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Neurogenic Pulmonary Edema Clinical Presentation

  • Author: Tej K Naik, MD; Chief Editor: Zab Mosenifar, MD, FACP, FCCP  more...
Updated: Dec 31, 2015


Neurogenic pulmonary edema (NPE) characteristically presents within minutes to hours of a severe central nervous system insult.

Sudden onset of dyspnea is the most common symptom; mild hemoptysis also may occur.



Physical findings include the following:

  • Tachypnea
  • Tachycardia
  • Bibasilar crackles
  • Respiratory distress
  • Pulmonary edema occurs but with normal jugular venous pressure and an absence of cardiac gallop, which should raise the possibility of a neurogenic cause
  • Fever - May occur secondary to the neurological disturbance (eg, subarachnoid hemorrhage)


Major causes

Minor causes

  • Multiple sclerosis with medullary involvement
  • Nonhemorrhagic strokes[17]
  • Bulbar poliomyelitis
  • Air embolism
  • Brain tumors
  • Electroconvulsive therapy
  • Bacterial meningitis
  • Cervical spinal cord injury
  • Intracranial endovascular therapy[18]
Contributor Information and Disclosures

Tej K Naik, MD Partner, Southern California Permanente Medical Group, Pulmonary and Critical Care Medicine, Kaiser Foundation Hospital, Fontana, California and Kaiser Foundation Hospital, Ontario, CA

Tej K Naik, MD is a member of the following medical societies: Alpha Omega Alpha, American College of Chest Physicians, American Thoracic Society

Disclosure: Nothing to disclose.


Guy W Soo Hoo, MD, MPH Clinical Professor of Medicine, University of California, Los Angeles, David Geffen School of Medicine; Director, Medical Intensive Care Unit, Pulmonary and Critical Care Section, West Los Angeles Healthcare Center, Veteran Affairs Greater Los Angeles Healthcare System

Guy W Soo Hoo, MD, MPH is a member of the following medical societies: American College of Chest Physicians, American College of Physicians, American Thoracic Society, Society of Critical Care Medicine, California Thoracic Society, American Association for Respiratory Care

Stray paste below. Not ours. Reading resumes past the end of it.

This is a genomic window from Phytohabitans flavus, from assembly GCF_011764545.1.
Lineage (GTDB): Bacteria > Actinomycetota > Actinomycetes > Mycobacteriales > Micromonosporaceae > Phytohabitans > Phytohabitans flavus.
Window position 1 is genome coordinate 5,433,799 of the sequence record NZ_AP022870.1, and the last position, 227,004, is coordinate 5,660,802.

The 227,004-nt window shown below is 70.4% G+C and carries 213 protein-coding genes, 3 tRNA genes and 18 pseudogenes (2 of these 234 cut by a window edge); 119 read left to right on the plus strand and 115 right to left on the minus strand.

Disclosure: Nothing to disclose.

Specialty Editor Board

Francisco Talavera, PharmD, PhD Adjunct Assistant Professor, University of Nebraska Medical Center College of Pharmacy; Editor-in-Chief, Medscape Drug Reference

Disclosure: Received salary from Medscape for employment. for: Medscape.

Harold L Manning, MD Professor, Departments of Medicine, Anesthesiology and Physiology, Section of Pulmonary and Critical Care Medicine, Dartmouth Medical School

Harold L Manning, MD is a member of the following medical societies: American College of Chest Physicians, American College of Physicians, American Thoracic Society

Disclosure: Nothing to disclose.

Chief Editor

Zab Mosenifar, MD, FACP, FCCP Geri and Richard Brawerman Chair in Pulmonary and Critical Care Medicine, Professor and Executive Vice Chairman, Department of Medicine, Medical Director, Women's Guild Lung Institute, Cedars Sinai Medical Center, University of California, Los Angeles, David Geffen School of Medicine

Zab Mosenifar, MD, FACP, FCCP is a member of the following medical societies: American College of Chest Physicians, American College of Physicians, American Federation for Medical Research, American Thoracic Society

Disclosure: Nothing to disclose.

Additional Contributors

Cory Franklin, MD Professor, Department of Medicine, Chicago Medical School at Rosalind Franklin University of Medicine and Science; Director, Division of Critical Care Medicine, Cook County Hospital

Cory Franklin, MD is a member of the following medical societies: New York Academy of Sciences, Society of Critical Care Medicine

Disclosure: Nothing to disclose.


Sat Sharma, MD, FRCPC Professor and Head, Division of Pulmonary Medicine, Department of Internal Medicine, University of Manitoba; Site Director, Respiratory Medicine, St Boniface General Hospital

Sat Sharma, MD, FRCPC is a member of the following medical societies: American Academy of Sleep Medicine, American College of Chest Physicians, American College of Physicians-American Society of Internal Medicine, American Thoracic Society, Canadian Medical Association, Royal College of Physicians and Surgeons of Canada, Royal Society of Medicine, Society of Critical Care Medicine, and World Medical Association

Disclosure: Nothing to disclose.

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Neurogenic pulmonary edema in a patient with a subdural hematoma.
Progression of neurogenic pulmonary edema in the same patient in the image above, with subdural hematoma (day 2).
Factors leading to the development of neurogenic pulmonary edema in patients with subarachnoid hemorrhage.
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